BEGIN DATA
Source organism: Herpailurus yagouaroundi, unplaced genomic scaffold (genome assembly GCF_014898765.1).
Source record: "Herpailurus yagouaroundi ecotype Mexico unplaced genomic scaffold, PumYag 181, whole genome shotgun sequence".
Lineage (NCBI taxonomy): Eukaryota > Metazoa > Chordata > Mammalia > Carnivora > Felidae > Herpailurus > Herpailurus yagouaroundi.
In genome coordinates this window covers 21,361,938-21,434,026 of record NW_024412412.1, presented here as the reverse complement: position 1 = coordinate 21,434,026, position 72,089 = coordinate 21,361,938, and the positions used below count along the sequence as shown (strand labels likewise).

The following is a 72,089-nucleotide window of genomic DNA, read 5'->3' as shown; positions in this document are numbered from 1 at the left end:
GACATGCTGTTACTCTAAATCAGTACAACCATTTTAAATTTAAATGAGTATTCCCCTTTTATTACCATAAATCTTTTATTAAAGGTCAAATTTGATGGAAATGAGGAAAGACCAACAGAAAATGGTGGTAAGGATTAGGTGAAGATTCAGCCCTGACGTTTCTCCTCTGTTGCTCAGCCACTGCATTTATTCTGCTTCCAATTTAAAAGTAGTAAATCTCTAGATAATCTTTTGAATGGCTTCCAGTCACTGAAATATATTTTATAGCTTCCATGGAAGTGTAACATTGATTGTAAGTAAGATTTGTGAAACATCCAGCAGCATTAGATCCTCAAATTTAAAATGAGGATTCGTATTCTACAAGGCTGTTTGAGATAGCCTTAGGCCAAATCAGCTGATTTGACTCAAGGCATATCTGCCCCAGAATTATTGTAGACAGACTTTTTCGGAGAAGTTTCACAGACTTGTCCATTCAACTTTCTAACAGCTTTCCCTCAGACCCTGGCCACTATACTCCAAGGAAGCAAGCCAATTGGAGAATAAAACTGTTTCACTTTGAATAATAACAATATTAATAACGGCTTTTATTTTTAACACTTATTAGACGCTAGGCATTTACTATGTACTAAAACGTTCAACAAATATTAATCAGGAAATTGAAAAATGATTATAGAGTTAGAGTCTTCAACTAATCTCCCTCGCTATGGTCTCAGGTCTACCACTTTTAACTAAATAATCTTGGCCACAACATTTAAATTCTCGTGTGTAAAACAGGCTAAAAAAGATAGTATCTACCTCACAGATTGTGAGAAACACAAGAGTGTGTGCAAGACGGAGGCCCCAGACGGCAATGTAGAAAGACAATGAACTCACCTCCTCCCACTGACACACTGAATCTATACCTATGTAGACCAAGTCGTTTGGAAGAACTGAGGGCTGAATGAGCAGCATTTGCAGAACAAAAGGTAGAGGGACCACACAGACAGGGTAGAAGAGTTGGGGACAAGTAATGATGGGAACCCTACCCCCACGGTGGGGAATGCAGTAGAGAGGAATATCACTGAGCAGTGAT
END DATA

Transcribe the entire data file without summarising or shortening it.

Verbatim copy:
Source organism: Herpailurus yagouaroundi, unplaced genomic scaffold (genome assembly GCF_014898765.1).
Source record: "Herpailurus yagouaroundi ecotype Mexico unplaced genomic scaffold, PumYag 181, whole genome shotgun sequence".
Lineage (NCBI taxonomy): Eukaryota > Metazoa > Chordata > Mammalia > Carnivora > Felidae > Herpailurus > Herpailurus yagouaroundi.
In genome coordinates this window covers 21,361,938-21,434,026 of record NW_024412412.1, presented here as the reverse complement: position 1 = coordinate 21,434,026, position 72,089 = coordinate 21,361,938, and the positions used below count along the sequence as shown (strand labels likewise).

The following is a 72,089-nucleotide window of genomic DNA, read 5'->3' as shown; positions in this document are numbered from 1 at the left end:
GACATGCTGTTACTCTAAATCAGTACAACCATTTTAAATTTAAATGAGTATTCCCCTTTTATTACCATAAATCTTTTATTAAAGGTCAAATTTGATGGAAATGAGGAAAGACCAACAGAAAATGGTGGTAAGGATTAGGTGAAGATTCAGCCCTGACGTTTCTCCTCTGTTGCTCAGCCACTGCATTTATTCTGCTTCCAATTTAAAAGTAGTAAATCTCTAGATAATCTTTTGAATGGCTTCCAGTCACTGAAATATATTTTATAGCTTCCATGGAAGTGTAACATTGATTGTAAGTAAGATTTGTGAAACATCCAGCAGCATTAGATCCTCAAATTTAAAATGAGGATTCGTATTCTACAAGGCTGTTTGAGATAGCCTTAGGCCAAATCAGCTGATTTGACTCAAGGCATATCTGCCCCAGAATTATTGTAGACAGACTTTTTCGGAGAAGTTTCACAGACTTGTCCATTCAACTTTCTAACAGCTTTCCCTCAGACCCTGGCCACTATACTCCAAGGAAGCAAGCCAATTGGAGAATAAAACTGTTTCACTTTGAATAATAACAATATTAATAACGGCTTTTATTTTTAACACTTATTAGACGCTAGGCATTTACTATGTACTAAAACGTTCAACAAATATTAATCAGGAAATTGAAAAATGATTATAGAGTTAGAGTCTTCAACTAATCTCCCTCGCTATGGTCTCAGGTCTACCACTTTTAACTAAATAATCTTGGCCACAACATTTAAATTCTCGTGTGTAAAACAGGCTAAAAAAGATAGTATCTACCTCACAGATTGTGAGAAACACAAGAGTGTGTGCAAGACGGAGGCCCCAGACGGCAATGTAGAAAGACAATGAACTCACCTCCTCCCACTGACACACTGAATCTATACCTATGTAGACCAAGTCGTTTGGAAGAACTGAGGGCTGAATGAGCAGCATTTGCAGAACAAAAGGTAGAGGGACCACACAGACAGGGTAGAAGAGTTGGGGACAAGTAATGATGGGAACCCTACCCCCACGGTGGGGAATGCAGTAGAGAGGAATATCACTGAGCAGTGAT